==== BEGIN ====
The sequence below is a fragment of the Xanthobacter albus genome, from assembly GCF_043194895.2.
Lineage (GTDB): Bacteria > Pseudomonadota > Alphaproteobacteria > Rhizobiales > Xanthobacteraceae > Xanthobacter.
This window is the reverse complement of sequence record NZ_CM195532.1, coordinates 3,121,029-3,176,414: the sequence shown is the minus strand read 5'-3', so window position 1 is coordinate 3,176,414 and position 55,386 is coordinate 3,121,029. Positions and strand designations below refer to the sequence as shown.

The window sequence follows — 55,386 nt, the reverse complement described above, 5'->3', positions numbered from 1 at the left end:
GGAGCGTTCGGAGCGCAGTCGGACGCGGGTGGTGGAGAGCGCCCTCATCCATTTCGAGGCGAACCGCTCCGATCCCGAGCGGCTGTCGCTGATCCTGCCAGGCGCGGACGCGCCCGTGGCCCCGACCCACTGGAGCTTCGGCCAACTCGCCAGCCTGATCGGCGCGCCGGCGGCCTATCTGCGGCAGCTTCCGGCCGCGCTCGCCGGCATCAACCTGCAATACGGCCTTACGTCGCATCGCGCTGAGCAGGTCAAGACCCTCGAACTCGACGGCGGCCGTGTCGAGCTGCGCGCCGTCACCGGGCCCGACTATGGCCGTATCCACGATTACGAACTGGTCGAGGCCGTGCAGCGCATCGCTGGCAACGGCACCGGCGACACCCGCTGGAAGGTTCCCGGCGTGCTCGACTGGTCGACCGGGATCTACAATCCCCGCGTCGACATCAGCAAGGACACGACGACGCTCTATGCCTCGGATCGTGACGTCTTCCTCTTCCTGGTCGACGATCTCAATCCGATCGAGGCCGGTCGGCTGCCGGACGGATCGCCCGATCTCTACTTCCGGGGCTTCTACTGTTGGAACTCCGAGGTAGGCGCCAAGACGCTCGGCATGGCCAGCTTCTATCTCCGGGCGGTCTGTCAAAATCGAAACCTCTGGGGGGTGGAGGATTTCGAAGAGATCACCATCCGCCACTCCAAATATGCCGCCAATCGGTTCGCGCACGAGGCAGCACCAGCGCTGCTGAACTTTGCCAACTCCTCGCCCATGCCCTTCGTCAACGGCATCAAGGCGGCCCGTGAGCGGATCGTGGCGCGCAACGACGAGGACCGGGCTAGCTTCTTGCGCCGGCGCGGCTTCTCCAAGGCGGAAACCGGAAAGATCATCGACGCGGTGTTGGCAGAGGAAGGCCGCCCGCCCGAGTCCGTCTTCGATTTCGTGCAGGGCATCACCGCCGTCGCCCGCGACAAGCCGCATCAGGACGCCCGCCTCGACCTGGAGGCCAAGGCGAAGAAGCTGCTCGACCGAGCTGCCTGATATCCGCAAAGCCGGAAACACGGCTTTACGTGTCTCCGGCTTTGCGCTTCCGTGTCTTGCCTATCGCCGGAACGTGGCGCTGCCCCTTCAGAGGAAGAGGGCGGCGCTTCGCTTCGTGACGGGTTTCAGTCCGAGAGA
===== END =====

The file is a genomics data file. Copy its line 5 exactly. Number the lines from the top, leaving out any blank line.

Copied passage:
GGAGCGTTCGGAGCGCAGTCGGACGCGGGTGGTGGAGAGCGCCCTCATCCATTTCGAGGCGAACCGCTCCGATCCCGAGCGGCTGTCGCTGATCCTGCCAGGCGCGGACGCGCCCGTGGCCCCGACCCACTGGAGCTTCGGCCAACTCGCCAGCCTGATCGGCGCGCCGGCGGCCTATCTGCGGCAGCTTCCGGCCGCGCTCGCCGGCATCAACCTGCAATACGGCCTTACGTCGCATCGCGCTGAGCAGGTCAAGACCCTCGAACTCGACGGCGGCCGTGTCGAGCTGCGCGCCGTCACCGGGCCCGACTATGGCCGTATCCACGATTACGAACTGGTCGAGGCCGTGCAGCGCATCGCTGGCAACGGCACCGGCGACACCCGCTGGAAGGTTCCCGGCGTGCTCGACTGGTCGACCGGGATCTACAATCCCCGCGTCGACATCAGCAAGGACACGACGACGCTCTATGCCTCGGATCGTGACGTCTTCCTCTTCCTGGTCGACGATCTCAATCCGATCGAGGCCGGTCGGCTGCCGGACGGATCGCCCGATCTCTACTTCCGGGGCTTCTACTGTTGGAACTCCGAGGTAGGCGCCAAGACGCTCGGCATGGCCAGCTTCTATCTCCGGGCGGTCTGTCAAAATCGAAACCTCTGGGGGGTGGAGGATTTCGAAGAGATCACCATCCGCCACTCCAAATATGCCGCCAATCGGTTCGCGCACGAGGCAGCACCAGCGCTGCTGAACTTTGCCAACTCCTCGCCCATGCCCTTCGTCAACGGCATCAAGGCGGCCCGTGAGCGGATCGTGGCGCGCAACGACGAGGACCGGGCTAGCTTCTTGCGCCGGCGCGGCTTCTCCAAGGCGGAAACCGGAAAGATCATCGACGCGGTGTTGGCAGAGGAAGGCCGCCCGCCCGAGTCCGTCTTCGATTTCGTGCAGGGCATCACCGCCGTCGCCCGCGACAAGCCGCATCAGGACGCCCGCCTCGACCTGGAGGCCAAGGCGAAGAAGCTGCTCGACCGAGCTGCCTGATATCCGCAAAGCCGGAAACACGGCTTTACGTGTCTCCGGCTTTGCGCTTCCGTGTCTTGCCTATCGCCGGAACGTGGCGCTGCCCCTTCAGAGGAAGAGGGCGGCGCTTCGCTTCGTGACGGGTTTCAGTCCGAGAGA